Recently, my wife and I watched the much-discussed Netflix documentary The Social Dilemma. It features a parade of Silicon Valley insiders making confessions of their sin in contributing to the addictive design of media now producing so many social ills. It’s hard to imagine anyone watching without being concerned. But it’s also hard to know what to do about it, especially for the rising generation of 20-somethings whose entire social experience is shaped by the smartphone.
Somehow this doesn’t feel like a documentary about the dangers of smoking or drugs—just don’t do it—or even about factory-farmed meat—just avoid it. How can we avoid being digitally connected? And what about all the undeniably positive things that social media connections contribute to our lives? Faced with such a social dilemma, we are tempted to let our uneasiness pass. Besides, what exactly is the issue here anyway? And does it have anything to do with the Catholic faith?
First and foremost, we really do need to pay attention. After all, Pope Francis writes presciently in Laudato Si’ (On Care for Our Common Home) that “technological products are not neutral” but instead end up “shaping social possibilities along the lines dictated by the interests of certain powerful groups.” He explains that decisions about technologies “are in reality decisions about the kind of society we want to build.”
The Social Dilemma demonstrates well the kind of society these technologies build: from the general distraction we all face, to the alarming increases in depression and suicide, to the algorithmically driven clickbait that feeds political polarization, to the loss of any possibility of socially shared standards of truth. Historic levels of mental illness among the young, political differences starting to spiral into violence, the ability to systematically deceive large numbers of people—it’s hard to think we’d accept any product on the market if these were the known side effects. Notice too: Many Catholic social concerns—for the poor, for humane immigration policies, for the environment—are all downstream from this. We need strong, committed, cooperative citizens to solve any of these challenges.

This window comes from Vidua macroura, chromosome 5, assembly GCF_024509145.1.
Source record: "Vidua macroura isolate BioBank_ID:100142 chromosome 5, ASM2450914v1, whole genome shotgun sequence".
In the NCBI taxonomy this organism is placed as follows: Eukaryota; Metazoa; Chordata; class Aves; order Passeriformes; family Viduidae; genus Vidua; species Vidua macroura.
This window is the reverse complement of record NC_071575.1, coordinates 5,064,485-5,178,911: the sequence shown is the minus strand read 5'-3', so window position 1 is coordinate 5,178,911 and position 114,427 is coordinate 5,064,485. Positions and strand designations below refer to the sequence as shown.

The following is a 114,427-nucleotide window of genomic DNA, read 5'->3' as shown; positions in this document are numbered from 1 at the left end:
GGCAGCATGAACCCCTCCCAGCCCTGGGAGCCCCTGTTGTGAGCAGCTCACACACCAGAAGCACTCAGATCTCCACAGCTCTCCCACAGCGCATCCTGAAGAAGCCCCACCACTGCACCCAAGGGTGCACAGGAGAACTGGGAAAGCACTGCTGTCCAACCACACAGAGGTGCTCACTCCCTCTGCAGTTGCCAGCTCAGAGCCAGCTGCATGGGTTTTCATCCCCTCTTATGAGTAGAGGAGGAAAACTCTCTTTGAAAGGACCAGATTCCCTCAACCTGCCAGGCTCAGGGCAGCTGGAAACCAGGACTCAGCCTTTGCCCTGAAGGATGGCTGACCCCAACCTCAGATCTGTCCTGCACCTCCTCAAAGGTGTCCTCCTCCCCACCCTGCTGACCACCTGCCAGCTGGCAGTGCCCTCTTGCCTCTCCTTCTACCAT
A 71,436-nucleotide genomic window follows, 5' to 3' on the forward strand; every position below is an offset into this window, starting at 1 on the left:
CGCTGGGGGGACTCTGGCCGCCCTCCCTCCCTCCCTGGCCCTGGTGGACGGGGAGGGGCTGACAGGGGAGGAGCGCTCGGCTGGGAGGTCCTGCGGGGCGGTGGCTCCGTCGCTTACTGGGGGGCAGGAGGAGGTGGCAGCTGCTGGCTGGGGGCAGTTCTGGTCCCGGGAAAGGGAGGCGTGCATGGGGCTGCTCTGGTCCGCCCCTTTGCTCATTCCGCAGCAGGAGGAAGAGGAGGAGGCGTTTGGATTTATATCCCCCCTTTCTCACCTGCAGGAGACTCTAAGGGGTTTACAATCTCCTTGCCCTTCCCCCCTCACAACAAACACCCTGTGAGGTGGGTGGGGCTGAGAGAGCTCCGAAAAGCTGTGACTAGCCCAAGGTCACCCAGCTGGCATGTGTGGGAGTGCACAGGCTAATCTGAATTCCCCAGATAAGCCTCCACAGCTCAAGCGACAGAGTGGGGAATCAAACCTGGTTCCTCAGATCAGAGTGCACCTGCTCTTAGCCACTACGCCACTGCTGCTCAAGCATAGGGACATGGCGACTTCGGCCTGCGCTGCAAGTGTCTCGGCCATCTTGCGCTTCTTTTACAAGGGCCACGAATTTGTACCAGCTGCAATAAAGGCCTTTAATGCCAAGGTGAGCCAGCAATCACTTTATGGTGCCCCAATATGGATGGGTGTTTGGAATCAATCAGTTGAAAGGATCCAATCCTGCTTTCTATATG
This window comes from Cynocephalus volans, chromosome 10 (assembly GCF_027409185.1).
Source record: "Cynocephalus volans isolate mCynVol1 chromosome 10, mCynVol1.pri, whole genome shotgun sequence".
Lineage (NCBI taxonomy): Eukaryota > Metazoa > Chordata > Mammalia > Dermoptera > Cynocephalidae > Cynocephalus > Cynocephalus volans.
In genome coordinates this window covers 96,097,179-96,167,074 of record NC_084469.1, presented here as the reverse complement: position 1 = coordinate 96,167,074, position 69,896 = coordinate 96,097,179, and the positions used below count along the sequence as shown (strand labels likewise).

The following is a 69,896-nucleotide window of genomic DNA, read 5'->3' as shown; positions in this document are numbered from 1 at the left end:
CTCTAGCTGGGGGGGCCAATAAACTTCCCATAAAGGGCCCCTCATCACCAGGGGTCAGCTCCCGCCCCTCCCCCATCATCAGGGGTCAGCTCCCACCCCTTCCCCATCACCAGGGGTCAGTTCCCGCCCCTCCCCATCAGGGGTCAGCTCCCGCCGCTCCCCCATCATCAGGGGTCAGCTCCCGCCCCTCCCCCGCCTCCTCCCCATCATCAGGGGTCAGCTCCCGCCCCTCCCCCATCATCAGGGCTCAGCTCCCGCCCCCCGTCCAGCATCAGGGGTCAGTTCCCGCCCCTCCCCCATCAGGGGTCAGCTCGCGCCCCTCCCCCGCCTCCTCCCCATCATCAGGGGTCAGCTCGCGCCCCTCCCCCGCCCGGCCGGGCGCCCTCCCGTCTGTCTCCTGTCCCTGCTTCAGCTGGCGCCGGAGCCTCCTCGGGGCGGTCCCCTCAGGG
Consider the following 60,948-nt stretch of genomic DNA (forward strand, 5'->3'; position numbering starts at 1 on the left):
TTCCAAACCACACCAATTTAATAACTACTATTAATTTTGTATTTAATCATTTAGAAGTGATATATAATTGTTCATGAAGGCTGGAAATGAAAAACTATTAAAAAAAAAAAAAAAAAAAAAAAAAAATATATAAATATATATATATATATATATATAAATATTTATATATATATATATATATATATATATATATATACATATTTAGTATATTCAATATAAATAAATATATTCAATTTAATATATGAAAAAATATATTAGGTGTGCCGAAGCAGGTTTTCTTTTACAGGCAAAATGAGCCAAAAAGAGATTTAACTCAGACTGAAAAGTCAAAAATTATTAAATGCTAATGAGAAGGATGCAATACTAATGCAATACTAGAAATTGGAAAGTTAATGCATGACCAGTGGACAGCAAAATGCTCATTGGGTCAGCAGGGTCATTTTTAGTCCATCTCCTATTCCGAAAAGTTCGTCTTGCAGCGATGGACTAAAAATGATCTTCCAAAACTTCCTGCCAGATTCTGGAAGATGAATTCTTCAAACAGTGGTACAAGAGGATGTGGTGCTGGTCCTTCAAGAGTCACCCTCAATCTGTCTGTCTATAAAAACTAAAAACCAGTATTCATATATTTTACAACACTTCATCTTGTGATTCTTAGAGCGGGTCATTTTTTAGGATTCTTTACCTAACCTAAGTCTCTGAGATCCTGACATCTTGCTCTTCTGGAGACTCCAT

But what is the root of the problem? Well, ironically, what we need to pay attention to most is attention itself. Attention is not a flashy moral issue. In fact, we are apt to forget that attention names a moral act and a habit of acting that shapes pretty much everything else we do. Attention is the gateway choice that shapes all our other choices. As the neuropsychologist Merlin Donald notes in his history of the conscious mind, the ability to selectively bind our minds to particular objects and to keep focus on the object amid a flood of other sensations is the most foundational characteristic of the human mind.
Investigative journalist Maggie Jackson names attention the “building block of intimacy, wisdom, and cultural progress.” Her book Distracted (Prometheus Books) explains all the human capacities neuroscientists have rooted in attention. Attention affects everything, from momentary impulse control to how we make “ultimate sense of the world.” In 2008, a year after the introduction of the iPhone, she worried information technology was driving us into a “dark age.”
What matters from a Catholic perspective is what you believe about other people based on what you are fed by the platforms.